Sliding handicap marks
Handicaps are where you’re likely to find the biggest opportunities to back outsiders. All horses have an “ability ceiling”, which in handicapping terms, is a mark they’re simply unable to overcome. Once horses are weighted to their best, they’re likely to stop being competitive for win purposes, until their mark begins to slide. That’s why handicaps are the main source of “value” from a betting perspective, especially at the lower levels.
When I look at any handicap, I’ll start from the bottom and work my way up. It goes without saying, that horses towards the bottom of the market are likely to be out of form. If a horse is out of form, they’re likely in the grip of the handicapper, and you’ll want to check their most recent winning mark. If a horse last won off a mark of 80, and has struggled since, it’s likely that 80 is their “ceiling”.
That’s why I like to start from the bottom and work my way up. Simply put, look for the horses who have been out of form in recent starts, but have slipped to their last winning mark (or below).
Staying with the handicapping theme, horses making their handicap debut are another fascinating angle. Sir Mark Prescott is a prime example of this, though his horses switching to handicaps are rarely missed. He tends to run his horses over the mile or shorter on their opening runs, before sending them over middle and staying distances once they’re handicapped and have experience.
You’ll rarely see his horses sent off at bigger prices on handicap debut, but other yard’s employ a similar regime for their horses and they can easily be missed. When looking over the handicaps, I always comb the form of those horses making their handicap bow. These are my two favourite angles with those starting life in handicaps:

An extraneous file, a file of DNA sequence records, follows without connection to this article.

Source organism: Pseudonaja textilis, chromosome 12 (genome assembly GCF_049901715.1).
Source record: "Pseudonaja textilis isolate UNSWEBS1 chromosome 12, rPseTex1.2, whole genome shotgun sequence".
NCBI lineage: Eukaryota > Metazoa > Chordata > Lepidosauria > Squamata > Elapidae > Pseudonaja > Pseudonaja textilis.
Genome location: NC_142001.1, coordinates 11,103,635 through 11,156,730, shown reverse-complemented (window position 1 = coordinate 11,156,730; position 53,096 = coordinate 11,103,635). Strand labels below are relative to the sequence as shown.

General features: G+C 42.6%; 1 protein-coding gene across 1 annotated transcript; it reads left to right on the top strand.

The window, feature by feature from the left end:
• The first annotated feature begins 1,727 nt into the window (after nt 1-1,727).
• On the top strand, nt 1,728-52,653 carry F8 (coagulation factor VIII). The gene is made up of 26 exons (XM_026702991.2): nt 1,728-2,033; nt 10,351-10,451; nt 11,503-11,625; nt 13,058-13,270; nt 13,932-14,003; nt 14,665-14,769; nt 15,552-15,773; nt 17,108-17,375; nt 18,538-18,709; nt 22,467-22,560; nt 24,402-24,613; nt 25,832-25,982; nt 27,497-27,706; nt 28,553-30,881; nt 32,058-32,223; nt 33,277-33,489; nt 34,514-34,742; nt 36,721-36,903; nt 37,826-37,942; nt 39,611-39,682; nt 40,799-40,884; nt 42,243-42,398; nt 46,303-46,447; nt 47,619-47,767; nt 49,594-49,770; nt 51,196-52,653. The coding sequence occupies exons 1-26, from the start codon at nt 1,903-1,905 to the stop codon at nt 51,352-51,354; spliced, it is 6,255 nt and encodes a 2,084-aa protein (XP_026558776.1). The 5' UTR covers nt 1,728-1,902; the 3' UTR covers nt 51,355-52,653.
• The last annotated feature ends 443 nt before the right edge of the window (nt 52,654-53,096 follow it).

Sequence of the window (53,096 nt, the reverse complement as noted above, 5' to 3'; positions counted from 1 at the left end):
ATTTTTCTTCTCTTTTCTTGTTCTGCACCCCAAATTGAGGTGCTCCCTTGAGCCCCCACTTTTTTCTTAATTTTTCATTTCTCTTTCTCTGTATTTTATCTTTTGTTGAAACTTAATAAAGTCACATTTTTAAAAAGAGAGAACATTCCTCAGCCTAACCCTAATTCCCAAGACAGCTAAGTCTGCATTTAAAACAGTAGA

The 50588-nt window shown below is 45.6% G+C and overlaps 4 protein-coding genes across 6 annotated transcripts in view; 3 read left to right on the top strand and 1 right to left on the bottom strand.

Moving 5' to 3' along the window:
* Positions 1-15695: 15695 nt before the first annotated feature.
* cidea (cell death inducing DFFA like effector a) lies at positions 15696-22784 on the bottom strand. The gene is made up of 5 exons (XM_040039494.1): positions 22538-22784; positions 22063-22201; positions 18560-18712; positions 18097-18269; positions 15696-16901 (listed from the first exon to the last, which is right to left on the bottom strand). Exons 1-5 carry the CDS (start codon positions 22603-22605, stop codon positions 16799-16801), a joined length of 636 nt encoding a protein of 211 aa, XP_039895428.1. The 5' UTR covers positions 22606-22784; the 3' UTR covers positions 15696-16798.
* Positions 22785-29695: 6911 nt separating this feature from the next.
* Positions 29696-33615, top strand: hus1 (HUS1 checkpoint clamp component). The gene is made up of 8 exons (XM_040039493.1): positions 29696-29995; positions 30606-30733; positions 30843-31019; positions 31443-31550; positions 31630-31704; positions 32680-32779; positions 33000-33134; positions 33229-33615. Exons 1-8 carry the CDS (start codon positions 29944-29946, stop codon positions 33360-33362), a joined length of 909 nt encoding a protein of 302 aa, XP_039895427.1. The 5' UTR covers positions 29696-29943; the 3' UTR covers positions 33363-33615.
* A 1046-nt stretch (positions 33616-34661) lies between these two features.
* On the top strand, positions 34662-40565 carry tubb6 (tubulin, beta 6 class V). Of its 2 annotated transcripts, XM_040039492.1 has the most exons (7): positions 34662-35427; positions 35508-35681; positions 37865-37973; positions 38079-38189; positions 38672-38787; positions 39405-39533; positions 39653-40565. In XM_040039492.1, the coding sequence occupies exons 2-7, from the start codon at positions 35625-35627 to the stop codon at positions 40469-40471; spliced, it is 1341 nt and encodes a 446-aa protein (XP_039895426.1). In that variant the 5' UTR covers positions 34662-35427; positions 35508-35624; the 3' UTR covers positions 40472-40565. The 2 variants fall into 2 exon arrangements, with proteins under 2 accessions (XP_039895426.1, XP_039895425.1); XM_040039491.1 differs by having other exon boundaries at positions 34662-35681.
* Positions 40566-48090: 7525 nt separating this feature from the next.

- Horses going up in distance, after staying on well in their opening runs
- Horses dropping back in trip, after displaying early speed before weakening late
Weather and ground conditions
A lot of people make the mistake of not paying enough attention to the ground. There are two key factors with the ground that can easily be forgotten:
- Many horses, owing to their racing action, will only perform on certain ground
- Certain horses will only perform at different periods of the year, like the spring
Although plenty of horses will run regardless of the going, if a horse has gained all his wins on soft ground, that’s the surface you want to be backing him on. An out-of-form horse is unlikely to be near the top of the market just because they now have their preferred surface, so the importance of looking for a horse’s ground preference, especially when it starts to rain, cannot be understated.
If you back any of our selections you can watch them live on the free Racing Post app or racingpost.com. Simply log in to one of your bookmaker accounts and click ‘Watch live’ on the racecards.